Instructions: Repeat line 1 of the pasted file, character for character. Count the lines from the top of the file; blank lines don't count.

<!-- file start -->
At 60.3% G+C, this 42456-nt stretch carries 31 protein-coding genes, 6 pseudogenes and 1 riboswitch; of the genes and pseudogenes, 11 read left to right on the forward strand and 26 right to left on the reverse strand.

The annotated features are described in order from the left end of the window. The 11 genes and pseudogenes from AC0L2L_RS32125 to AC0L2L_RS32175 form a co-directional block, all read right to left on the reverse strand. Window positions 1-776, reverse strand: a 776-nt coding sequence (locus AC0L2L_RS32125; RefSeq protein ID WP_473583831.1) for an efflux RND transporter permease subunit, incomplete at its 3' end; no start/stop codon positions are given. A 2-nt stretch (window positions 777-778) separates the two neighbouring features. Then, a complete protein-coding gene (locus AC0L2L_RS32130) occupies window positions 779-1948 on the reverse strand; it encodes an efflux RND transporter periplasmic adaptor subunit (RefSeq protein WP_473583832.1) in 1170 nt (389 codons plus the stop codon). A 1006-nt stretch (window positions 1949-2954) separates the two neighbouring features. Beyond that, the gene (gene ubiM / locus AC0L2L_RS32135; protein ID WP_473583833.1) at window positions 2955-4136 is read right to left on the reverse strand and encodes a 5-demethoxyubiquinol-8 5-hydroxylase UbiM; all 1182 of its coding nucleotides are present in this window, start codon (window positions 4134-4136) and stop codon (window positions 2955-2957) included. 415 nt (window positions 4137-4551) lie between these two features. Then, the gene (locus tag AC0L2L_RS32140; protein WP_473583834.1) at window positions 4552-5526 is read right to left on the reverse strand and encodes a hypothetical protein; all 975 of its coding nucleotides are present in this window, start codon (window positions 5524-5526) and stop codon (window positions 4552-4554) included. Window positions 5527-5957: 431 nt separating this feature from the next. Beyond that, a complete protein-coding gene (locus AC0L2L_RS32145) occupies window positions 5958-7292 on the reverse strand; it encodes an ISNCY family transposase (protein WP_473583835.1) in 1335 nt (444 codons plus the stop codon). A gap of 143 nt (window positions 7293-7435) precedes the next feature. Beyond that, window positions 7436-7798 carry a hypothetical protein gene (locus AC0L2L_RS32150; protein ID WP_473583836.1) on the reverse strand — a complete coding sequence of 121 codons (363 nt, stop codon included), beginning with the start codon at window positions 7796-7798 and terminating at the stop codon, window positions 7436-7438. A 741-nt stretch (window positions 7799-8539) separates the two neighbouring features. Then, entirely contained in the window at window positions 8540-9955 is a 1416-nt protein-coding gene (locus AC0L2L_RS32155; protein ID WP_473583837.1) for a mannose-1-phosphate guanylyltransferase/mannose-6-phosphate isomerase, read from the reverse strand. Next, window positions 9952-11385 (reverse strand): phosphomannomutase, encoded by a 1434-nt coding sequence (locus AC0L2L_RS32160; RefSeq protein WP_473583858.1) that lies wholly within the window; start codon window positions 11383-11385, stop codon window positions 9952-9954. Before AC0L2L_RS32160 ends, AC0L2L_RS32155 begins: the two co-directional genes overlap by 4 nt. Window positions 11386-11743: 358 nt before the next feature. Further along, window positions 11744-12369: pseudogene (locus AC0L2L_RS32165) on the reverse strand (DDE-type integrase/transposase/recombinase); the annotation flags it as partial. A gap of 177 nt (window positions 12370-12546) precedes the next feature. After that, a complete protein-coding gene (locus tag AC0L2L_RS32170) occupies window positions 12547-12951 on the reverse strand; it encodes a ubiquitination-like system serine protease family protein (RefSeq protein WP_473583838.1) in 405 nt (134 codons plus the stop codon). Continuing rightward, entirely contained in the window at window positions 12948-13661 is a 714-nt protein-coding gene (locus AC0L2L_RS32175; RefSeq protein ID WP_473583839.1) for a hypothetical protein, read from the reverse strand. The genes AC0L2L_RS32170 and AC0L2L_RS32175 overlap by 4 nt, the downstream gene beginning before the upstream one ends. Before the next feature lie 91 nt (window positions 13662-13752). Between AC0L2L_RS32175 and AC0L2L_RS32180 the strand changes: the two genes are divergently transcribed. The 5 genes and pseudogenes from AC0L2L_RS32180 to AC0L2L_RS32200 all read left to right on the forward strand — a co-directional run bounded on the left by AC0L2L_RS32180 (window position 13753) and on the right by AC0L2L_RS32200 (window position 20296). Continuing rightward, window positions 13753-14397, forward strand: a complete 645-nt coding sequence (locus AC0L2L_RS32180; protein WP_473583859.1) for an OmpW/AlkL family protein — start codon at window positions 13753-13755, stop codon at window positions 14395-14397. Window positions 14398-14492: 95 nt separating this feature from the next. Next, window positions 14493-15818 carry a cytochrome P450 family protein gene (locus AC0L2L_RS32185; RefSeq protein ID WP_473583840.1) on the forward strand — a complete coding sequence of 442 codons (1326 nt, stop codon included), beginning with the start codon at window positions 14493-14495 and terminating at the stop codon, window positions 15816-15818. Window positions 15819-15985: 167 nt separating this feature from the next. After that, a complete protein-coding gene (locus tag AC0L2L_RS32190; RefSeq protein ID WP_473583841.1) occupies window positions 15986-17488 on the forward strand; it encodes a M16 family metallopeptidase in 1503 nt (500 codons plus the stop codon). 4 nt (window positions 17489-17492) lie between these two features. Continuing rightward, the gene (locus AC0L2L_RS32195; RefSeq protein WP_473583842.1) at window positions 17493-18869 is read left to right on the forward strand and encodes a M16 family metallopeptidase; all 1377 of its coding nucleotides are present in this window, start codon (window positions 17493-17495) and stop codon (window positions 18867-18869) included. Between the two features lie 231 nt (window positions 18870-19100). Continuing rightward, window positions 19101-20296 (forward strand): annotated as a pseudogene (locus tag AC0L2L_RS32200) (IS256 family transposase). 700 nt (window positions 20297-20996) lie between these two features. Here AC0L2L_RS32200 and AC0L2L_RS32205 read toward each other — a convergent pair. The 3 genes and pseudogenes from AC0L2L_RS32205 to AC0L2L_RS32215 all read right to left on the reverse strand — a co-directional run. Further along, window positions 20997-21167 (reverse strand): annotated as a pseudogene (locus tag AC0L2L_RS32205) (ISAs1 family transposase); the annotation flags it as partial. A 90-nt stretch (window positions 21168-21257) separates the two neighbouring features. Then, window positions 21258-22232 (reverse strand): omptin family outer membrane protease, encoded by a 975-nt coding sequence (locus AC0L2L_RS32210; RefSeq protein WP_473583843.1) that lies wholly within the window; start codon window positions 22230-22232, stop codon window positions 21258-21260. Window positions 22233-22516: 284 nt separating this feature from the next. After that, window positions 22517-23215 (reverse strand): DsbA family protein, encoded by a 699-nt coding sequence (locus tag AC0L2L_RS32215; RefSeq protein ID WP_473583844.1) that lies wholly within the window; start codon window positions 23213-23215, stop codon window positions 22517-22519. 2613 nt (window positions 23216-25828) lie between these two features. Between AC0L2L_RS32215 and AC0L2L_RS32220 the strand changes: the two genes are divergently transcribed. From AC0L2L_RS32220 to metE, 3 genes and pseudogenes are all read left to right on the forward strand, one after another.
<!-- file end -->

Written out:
At 60.3% G+C, this 42456-nt stretch carries 31 protein-coding genes, 6 pseudogenes and 1 riboswitch; of the genes and pseudogenes, 11 read left to right on the forward strand and 26 right to left on the reverse strand.